The Central Bureau of Investigation (CBI) is the premier investigating police agency in India. Read here to know more about the agency.
The Central Bureau of Investigation (CBI) is an elite force playing a major role in the preservation of values in public life and in ensuring the health of the national economy.
It is also the nodal police agency in India, which coordinates investigation on behalf of Interpol Member countries.
It functions under the Department of Personnel, Ministry of Personnel, Pension & Public Grievances of the Government of India.
It is not a statutory body; it derives its powers from the Delhi Special Police Establishment Act, 1946.
It works under the supervision of the CVC (Central Vigilance Commission) in matters of the Prevention of Corruption Act, 1988.
History of Central Bureau of Investigation
During the early stages of World War II, the then Government of India realized that expanded expenditure connected with the war had increased corrupt practices among both officials and non-officials.
The Police and other Law Enforcement Agencies, which functioned under the State Governments, were not adequate to cope with the situation.
It was under these circumstances, that the setting up of a separate organization to investigate offenses connected with these transactions became a necessity.
Consequently, the organization known as the Special Police Establishment (S.P.E.) was created under a Deputy Inspector General of Police by the Government of India, in 1941, by executive order.
- The functions of the SPE were to investigate cases of bribery and corruption in transactions with which the War and Supply Department of the Government of India was concerned.
- The superintendence of the SPE was vested in the then War and Supply Department.
- In 1942, the activities of the SPE were extended to include cases of corruption in the Railways also, as the Railways were strategically concerned with the movement and supply of war material.
The Central Bureau of Investigation traces its origin to the Special Police Establishment (SPE) which was set up in 1941 by the Government of India.
The functions of the SPE then were to investigate cases of bribery and corruption in transactions with the War & Supply Department during World War II.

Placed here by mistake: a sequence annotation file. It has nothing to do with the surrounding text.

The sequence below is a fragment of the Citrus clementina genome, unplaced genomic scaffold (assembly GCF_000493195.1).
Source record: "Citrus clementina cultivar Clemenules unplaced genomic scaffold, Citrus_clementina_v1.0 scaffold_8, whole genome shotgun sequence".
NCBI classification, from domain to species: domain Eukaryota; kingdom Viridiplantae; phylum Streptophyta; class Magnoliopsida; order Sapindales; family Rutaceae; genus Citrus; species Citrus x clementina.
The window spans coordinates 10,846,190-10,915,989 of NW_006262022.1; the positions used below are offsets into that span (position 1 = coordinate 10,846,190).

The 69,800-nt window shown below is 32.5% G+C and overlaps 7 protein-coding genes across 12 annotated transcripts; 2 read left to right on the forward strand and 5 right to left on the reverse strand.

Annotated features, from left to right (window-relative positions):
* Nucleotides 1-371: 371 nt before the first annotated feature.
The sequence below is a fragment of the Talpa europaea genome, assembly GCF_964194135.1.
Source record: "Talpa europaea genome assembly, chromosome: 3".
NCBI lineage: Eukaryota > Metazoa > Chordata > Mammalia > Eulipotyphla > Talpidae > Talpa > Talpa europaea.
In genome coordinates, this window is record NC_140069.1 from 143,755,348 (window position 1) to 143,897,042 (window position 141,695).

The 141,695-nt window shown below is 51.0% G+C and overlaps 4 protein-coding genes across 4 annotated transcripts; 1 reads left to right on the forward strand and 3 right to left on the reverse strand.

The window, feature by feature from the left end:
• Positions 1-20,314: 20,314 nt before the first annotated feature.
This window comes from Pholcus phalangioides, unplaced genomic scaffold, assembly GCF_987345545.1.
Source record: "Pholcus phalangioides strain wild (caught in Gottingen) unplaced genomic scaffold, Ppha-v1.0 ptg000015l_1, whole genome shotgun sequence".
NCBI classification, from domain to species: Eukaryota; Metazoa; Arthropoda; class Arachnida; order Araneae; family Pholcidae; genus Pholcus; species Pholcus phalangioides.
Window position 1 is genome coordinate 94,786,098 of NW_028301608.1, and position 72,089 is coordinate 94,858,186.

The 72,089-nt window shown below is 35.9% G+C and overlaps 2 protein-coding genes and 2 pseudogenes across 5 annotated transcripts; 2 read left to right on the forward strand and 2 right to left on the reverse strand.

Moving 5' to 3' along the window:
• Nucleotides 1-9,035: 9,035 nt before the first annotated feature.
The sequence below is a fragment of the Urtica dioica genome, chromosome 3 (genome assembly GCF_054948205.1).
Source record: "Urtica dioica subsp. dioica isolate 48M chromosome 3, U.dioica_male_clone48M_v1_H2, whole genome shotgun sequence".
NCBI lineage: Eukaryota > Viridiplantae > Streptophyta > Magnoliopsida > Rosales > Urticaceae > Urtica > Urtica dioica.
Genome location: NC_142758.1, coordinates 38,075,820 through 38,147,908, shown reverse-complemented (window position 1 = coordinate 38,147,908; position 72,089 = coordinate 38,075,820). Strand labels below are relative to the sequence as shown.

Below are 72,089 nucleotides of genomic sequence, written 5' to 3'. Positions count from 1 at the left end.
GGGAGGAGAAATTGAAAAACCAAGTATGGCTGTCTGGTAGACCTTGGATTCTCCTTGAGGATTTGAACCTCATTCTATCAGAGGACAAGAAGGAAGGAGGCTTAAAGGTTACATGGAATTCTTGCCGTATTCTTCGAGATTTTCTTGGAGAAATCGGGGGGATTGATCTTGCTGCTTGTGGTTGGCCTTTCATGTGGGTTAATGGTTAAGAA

Even after the end of the War, the Central Government agency to investigate cases of bribery and corruption by Central Government employees decided to be continued.
The Delhi Special Police Establishment Act was brought into force in 1946.
- This Act transferred the superintendence of the SPE to the Home Department and its functions were enlarged to cover all departments of the Govt. of India.
- The jurisdiction of the SPE extended to all the Union Territories and could be extended also to the States with the consent of the State Government concerned.
The Santhanam Committee on Prevention of Corruption recommended the establishment of the CBI.
The DSPE acquired its popular current name, Central Bureau of Investigation (CBI), through a Home Ministry resolution dated 1.4.1963.
The SPE initially had two Wings- the General Offences Wing (GOW) and Economic Offences Wing (EOW).
- The GOW dealt with cases of bribery and corruption involving the employees of Central Government and Public Sector Undertakings.
- The EOW dealt with cases of violation of various economic/fiscal laws.
CBI is not only a premier anti-corruption investigative agency in India but has also experience in handling high-profile conventional crimes, economic offenses, banking frauds, and crimes with international linkages.
The CBI is designated as the National Central Bureau of India for ICPO-INTERPOL.
Director of CBI
Director, CBI as Inspector General of Police, Delhi Special Police Establishment, is responsible for the administration of the organization.
In 2014, the Lokpal Act provided a committee for the appointment of CBI Director:
- Headed by Prime Minister
- Other members – Leader of Opposition/ Leader of the single largest opposition party, Chief Justice of India/ a Supreme Court Judge.
- Home Ministry sends a list of eligible candidates to DoPT. Then, the DoPT prepares the final list on basis of seniority, integrity, and experience in the investigation of anti-corruption cases, and sends it to the committee